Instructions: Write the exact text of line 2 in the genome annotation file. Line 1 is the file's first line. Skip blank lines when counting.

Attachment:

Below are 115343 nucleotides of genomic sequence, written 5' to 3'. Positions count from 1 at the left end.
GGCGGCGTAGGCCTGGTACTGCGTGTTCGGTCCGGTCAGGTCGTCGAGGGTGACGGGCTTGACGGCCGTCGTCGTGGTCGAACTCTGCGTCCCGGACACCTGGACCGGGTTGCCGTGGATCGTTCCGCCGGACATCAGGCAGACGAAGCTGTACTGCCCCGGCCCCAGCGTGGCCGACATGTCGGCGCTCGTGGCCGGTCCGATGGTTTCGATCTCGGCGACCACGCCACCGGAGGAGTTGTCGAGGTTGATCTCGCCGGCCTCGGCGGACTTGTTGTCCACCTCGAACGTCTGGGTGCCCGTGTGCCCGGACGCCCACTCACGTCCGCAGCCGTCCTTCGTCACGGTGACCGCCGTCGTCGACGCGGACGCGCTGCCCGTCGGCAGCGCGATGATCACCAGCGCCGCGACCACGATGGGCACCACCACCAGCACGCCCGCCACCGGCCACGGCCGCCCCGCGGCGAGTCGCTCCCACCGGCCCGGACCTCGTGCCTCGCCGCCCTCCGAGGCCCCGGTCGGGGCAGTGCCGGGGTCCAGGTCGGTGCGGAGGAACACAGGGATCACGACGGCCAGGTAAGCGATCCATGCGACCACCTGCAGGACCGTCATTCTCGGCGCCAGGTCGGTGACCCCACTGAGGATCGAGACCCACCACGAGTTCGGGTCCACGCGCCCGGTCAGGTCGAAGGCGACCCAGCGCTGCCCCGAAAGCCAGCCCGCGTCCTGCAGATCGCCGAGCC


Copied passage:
GGCGGCGTAGGCCTGGTACTGCGTGTTCGGTCCGGTCAGGTCGTCGAGGGTGACGGGCTTGACGGCCGTCGTCGTGGTCGAACTCTGCGTCCCGGACACCTGGACCGGGTTGCCGTGGATCGTTCCGCCGGACATCAGGCAGACGAAGCTGTACTGCCCCGGCCCCAGCGTGGCCGACATGTCGGCGCTCGTGGCCGGTCCGATGGTTTCGATCTCGGCGACCACGCCACCGGAGGAGTTGTCGAGGTTGATCTCGCCGGCCTCGGCGGACTTGTTGTCCACCTCGAACGTCTGGGTGCCCGTGTGCCCGGACGCCCACTCACGTCCGCAGCCGTCCTTCGTCACGGTGACCGCCGTCGTCGACGCGGACGCGCTGCCCGTCGGCAGCGCGATGATCACCAGCGCCGCGACCACGATGGGCACCACCACCAGCACGCCCGCCACCGGCCACGGCCGCCCCGCGGCGAGTCGCTCCCACCGGCCCGGACCTCGTGCCTCGCCGCCCTCCGAGGCCCCGGTCGGGGCAGTGCCGGGGTCCAGGTCGGTGCGGAGGAACACAGGGATCACGACGGCCAGGTAAGCGATCCATGCGACCACCTGCAGGACCGTCATTCTCGGCGCCAGGTCGGTGACCCCACTGAGGATCGAGACCCACCACGAGTTCGGGTCCACGCGCCCGGTCAGGTCGAAGGCGACCCAGCGCTGCCCCGAAAGCCAGCCCGCGTCCTGCAGATCGCCGAGCC